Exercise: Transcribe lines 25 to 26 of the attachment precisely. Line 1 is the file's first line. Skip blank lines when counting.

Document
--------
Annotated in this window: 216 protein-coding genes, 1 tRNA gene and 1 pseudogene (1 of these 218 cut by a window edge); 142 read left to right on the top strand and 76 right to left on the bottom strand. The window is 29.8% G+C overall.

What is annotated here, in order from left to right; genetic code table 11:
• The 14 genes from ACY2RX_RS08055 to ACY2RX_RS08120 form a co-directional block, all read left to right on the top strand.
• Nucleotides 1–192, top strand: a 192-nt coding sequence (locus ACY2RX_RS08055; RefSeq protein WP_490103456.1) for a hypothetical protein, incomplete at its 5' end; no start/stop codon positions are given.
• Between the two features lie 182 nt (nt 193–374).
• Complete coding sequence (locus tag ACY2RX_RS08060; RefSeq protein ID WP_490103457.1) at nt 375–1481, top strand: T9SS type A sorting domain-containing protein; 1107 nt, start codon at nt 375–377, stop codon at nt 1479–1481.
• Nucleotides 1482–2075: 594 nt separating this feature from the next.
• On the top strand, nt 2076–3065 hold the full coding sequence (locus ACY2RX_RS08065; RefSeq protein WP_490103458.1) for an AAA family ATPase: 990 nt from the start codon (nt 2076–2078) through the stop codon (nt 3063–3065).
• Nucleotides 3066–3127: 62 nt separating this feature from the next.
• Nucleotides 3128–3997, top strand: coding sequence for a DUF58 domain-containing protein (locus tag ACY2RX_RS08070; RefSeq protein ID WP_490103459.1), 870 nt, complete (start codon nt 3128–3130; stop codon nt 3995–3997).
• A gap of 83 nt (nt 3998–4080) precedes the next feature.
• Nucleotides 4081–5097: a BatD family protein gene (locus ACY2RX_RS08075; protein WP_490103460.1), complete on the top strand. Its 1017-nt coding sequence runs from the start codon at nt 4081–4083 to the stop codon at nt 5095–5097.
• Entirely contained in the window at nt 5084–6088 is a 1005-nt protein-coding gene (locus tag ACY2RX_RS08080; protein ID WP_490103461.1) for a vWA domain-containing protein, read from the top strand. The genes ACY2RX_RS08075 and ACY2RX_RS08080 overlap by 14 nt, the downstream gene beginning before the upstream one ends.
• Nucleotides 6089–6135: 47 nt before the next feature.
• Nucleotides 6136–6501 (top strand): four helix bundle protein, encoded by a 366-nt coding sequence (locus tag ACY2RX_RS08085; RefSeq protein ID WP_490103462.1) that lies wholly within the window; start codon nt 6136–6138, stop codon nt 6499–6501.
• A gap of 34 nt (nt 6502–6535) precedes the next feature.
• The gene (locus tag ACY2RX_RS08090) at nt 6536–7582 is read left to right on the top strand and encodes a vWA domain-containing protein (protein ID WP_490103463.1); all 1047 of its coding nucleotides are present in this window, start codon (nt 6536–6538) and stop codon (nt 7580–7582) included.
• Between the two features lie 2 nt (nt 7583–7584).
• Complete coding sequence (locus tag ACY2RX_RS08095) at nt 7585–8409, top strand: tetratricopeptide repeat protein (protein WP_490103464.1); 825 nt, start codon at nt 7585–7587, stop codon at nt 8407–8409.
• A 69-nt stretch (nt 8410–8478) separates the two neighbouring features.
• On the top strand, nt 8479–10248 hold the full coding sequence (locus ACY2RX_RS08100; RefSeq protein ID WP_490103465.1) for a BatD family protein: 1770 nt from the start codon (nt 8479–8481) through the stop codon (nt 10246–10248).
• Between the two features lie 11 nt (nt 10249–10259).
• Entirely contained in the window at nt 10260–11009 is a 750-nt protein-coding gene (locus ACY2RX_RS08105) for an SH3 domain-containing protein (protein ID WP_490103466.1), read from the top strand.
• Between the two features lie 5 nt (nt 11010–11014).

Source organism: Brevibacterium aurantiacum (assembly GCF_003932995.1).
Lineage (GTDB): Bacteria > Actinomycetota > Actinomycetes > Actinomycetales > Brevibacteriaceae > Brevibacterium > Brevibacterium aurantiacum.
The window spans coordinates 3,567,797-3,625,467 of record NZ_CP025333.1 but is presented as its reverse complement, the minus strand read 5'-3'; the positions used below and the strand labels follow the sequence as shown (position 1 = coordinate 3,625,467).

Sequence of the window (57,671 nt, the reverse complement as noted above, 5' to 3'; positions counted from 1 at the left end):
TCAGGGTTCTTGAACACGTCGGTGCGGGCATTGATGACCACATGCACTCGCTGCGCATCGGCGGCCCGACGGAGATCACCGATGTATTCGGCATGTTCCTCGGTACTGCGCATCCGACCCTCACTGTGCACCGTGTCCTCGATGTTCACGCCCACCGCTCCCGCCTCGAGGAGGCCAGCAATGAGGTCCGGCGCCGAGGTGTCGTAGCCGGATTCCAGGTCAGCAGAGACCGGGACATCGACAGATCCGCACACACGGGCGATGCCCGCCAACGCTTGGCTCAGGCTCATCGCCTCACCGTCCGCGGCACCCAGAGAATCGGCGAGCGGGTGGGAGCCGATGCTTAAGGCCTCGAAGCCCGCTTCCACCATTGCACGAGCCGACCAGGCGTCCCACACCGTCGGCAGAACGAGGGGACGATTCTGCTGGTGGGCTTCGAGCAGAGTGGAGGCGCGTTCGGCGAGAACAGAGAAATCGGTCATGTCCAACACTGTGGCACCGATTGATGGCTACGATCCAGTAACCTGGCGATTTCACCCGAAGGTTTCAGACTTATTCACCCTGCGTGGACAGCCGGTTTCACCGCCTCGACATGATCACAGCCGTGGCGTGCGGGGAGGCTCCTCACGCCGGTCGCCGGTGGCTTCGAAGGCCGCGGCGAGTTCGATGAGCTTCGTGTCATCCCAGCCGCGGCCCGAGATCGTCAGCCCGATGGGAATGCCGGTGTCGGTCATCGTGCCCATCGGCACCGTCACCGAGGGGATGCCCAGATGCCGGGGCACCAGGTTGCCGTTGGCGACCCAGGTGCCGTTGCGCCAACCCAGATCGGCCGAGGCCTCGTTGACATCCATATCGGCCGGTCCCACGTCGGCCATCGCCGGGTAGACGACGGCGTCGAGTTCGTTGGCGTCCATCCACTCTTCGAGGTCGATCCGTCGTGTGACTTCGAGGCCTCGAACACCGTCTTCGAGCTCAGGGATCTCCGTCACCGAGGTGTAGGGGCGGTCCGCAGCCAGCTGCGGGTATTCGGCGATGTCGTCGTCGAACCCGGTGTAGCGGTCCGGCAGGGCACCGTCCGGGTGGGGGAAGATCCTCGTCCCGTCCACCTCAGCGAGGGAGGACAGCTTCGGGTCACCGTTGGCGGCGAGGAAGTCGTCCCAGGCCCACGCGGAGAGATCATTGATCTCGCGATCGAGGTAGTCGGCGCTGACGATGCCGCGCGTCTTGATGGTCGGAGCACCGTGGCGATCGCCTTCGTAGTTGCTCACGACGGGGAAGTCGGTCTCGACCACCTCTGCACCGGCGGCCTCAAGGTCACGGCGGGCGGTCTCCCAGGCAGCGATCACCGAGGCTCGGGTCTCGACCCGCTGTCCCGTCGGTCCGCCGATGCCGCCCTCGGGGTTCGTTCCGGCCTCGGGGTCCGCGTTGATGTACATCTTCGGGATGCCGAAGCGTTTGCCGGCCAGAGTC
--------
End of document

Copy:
Source organism: Brevibacterium aurantiacum (assembly GCF_003932995.1).
Lineage (GTDB): Bacteria > Actinomycetota > Actinomycetes > Actinomycetales > Brevibacteriaceae > Brevibacterium > Brevibacterium aurantiacum.